Automating the Online Set Card Game

The Game

There’s a card game here that’s pretty fun to play. The challenge is to find all 6 sets of cards that make up a “set”. Rules can be found in this pdf.

Each day they have a puzzle that you can solve to find the 6 sets.

If you sign up for a free account, you can submit your name into a weekly drawing for a Set card game. Like a real one you can touch with your hands and stuff.

I like free stuff. And I like automating stuff!

Manual First, Then Automate

Before trying to automate anything though, it’s a good idea to run through the process manually.

See if you can find some sets. What happens when you find a set vs. what happens when the cards you pick aren’t actually a set? That’ll be useful info to know about later.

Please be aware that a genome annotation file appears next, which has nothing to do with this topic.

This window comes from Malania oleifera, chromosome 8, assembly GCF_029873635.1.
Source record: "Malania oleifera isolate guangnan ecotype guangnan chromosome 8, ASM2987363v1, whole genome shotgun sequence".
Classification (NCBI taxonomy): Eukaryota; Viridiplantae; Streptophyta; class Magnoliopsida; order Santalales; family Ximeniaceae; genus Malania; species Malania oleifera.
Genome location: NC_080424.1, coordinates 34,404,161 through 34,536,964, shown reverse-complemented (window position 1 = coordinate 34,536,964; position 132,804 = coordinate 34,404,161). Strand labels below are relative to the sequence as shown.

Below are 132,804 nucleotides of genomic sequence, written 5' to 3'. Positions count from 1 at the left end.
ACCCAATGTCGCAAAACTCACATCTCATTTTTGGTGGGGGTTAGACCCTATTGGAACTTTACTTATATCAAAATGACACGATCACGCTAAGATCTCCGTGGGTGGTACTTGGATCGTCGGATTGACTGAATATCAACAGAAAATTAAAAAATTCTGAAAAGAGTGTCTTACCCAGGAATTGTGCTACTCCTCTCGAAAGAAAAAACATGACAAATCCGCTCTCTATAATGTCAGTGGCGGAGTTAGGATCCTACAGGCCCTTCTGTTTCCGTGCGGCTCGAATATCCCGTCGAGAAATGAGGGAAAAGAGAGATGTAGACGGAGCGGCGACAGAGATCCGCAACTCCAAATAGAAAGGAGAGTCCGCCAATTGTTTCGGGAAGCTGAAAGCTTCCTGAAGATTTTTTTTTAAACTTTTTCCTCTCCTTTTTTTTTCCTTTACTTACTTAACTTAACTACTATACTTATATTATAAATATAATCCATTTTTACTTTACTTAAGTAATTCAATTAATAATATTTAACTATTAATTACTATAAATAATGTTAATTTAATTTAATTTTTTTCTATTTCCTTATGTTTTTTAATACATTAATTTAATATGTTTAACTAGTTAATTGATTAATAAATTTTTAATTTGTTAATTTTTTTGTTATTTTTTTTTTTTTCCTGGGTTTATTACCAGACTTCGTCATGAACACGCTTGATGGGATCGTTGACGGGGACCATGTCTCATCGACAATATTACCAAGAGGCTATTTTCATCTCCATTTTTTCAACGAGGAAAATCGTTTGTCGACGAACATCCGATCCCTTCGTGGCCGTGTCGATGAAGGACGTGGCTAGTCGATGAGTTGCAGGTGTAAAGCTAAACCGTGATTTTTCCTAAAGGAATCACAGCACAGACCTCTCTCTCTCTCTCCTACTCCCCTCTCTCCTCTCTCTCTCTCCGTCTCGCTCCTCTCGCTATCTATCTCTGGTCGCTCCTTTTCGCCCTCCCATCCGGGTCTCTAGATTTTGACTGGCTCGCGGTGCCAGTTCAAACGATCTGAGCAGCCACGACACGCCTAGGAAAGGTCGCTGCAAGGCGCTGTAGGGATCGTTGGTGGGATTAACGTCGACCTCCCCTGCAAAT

Once you know how the game works, then it’s worth trying to automate. Let’s give it a shot.

The Toolbox

The tool of choice is Watir, which is a Ruby library for interacting with web pages. If you’re familiar with Selenium, you’re already ahead–all Watir does is put some test tools in with the stuff that interacts with elements on the webpage.


Let’s start by putting in the code to pull the appropriate gems at the top of the script:

require "rubygems"
require "watir-webdriver"

And if you haven’t installed these gems yet, just install watir from the command line by typing “gem install watir”. All the other dependencies related to Watir will be installed too. rubygems is part of a standard Ruby install.

Next, we need some boilerplate for opening up a browser and navigating to a url: